26 April 2016

Malawi: UN Envoy, University of Malawi Law Students Ponder On Albino Killings

The United Nations envoy on people with albinism has said that sensitization on the rights of people with albinism is the main solution to end the senseless killings targeted at them.

The envoy Ikponwosa Ero was speaking at University of Malawi's Chancellor College law faculty boardroom on during a meeting with law students conducting disability clinic.

She was in the country to assess the situation on the killings which have shocked the country.

During the meeting, students were given a chance to state their views on the killings.

Arabi Mairosi, a second year law student blamed poverty as the root cause of the problem.

He said people are promised huge sums of money if they get bones of a person with Albinism and this motivates them to commit such heinous murders.

Another second year student Allan Chimwaza blamed the media for carrying adverts that promise people unrealistic riches.

"Where is the morality when newspapers are allowing witchdoctors to advertise things like chitaka, sendawana? Are these things supposed to be seen in public papers?" argued Chimwaza to the applause of fellow students.

The majority of the students which included Police officers, Court Magistrates were of the view that there is a need for the government to come up with a special law to deal with the killings.

Coordinator for Chancellor College legal clinics Timothy Chirwa, who presented a paper during the meeting on the same issue, faulted the low fines and lenient sentences meted to people who violate the Anatomy Act.

"The law is limited in the Anatomy Act, it is too lenient and does not deter one from committing these crimes" argued Chirwa.

He said that while Section 16 prohibits the removal, sell of human tissue; it is the punishment in Section 18 that is a major concern.

Chirwa argued that to sentence someone for ten years or giving him an option of K15, 000 for being found with human tissue is a lenient sentence.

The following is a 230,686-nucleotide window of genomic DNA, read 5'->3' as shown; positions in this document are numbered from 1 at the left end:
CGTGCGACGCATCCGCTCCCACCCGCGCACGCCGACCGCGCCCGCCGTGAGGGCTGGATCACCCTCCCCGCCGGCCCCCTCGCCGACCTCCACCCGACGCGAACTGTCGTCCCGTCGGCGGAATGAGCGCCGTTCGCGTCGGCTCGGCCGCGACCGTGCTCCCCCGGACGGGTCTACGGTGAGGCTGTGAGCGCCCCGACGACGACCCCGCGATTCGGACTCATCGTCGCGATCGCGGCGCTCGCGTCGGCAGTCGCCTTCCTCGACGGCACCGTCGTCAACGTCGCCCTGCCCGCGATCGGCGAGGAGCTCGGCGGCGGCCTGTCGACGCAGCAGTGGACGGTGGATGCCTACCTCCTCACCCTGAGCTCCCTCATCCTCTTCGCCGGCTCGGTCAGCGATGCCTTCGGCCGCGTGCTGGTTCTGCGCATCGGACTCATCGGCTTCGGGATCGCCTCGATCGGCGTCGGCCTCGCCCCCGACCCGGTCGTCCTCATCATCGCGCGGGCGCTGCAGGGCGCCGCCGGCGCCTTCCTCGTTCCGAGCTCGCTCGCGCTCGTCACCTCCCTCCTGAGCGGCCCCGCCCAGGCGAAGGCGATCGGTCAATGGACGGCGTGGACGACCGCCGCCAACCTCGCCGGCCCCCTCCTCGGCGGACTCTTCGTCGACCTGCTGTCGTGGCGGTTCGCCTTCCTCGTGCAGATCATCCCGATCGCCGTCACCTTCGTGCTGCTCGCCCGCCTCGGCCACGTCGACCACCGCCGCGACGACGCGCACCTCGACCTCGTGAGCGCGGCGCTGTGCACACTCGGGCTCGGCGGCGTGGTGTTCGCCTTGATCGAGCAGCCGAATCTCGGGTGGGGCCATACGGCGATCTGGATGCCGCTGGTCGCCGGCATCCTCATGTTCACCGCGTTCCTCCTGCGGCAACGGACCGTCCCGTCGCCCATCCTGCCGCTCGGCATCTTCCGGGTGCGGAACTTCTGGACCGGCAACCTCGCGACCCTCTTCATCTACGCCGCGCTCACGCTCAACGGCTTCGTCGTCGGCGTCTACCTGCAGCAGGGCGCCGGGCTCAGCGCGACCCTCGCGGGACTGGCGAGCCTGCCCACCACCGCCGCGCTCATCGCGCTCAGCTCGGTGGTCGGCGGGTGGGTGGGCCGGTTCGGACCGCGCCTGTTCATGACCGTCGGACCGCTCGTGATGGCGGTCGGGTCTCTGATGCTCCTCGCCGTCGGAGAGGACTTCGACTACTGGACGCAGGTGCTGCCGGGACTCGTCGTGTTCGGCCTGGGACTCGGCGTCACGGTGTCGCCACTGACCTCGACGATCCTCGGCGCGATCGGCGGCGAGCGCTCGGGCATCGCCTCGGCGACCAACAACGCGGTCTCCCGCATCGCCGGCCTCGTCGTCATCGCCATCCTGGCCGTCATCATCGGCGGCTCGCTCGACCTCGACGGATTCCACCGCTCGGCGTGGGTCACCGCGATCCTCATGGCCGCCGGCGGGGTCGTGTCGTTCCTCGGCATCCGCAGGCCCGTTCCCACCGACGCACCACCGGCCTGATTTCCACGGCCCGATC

"People will always do calculations and where they have been promised millions will a K15, 000fines deter them?" queried Chirwa.

While acknowledging that there is someone people who may be in possession of human tissues with valid reasons, he appealed that the law should be tough on those who cannot explain why they are found with human bones.

Chirwa argued that all those who would be found with bones of people with Albinism should automatically be treated as murders and should not be given an option of a fine but life sentences. He appealed to the envoy to push for a private members bill in Parliament so that a special law to deal with these killings should be enacted.

In her speech, Ikponwosa thanked the students for their views.

She said that she could not understand the argument that poverty could be the driving force behind the killings as there are countries that are also poor as Malawi.

"How do we explain it that in some poor countries, these killings are not happening?" the envoy wondered.

She said that if the government could intensify civic education as it has been done with gender violence or HIV/AIDS there may be a change.

In answering what countries like Kenya and Tanzania who experienced the same problem have done to stop these killings, the envoy said that in Tanzania, the government has appointed people with Albinism into prominent positions just to show people that people with Albinism are humans too.

The envoy also said that in Tanzania, traditional doctors are licenced and all those who were known to indulge in these evil practices had their licences revoked.

In Kenya, the civil societies conducted awareness campaigns for four years and it paid dividends at the end. Kenya has experienced one killing last year and none this year.

Mathews Chione reports for Nyasa Times at Chanco, he is a law student, member of disability clinic.


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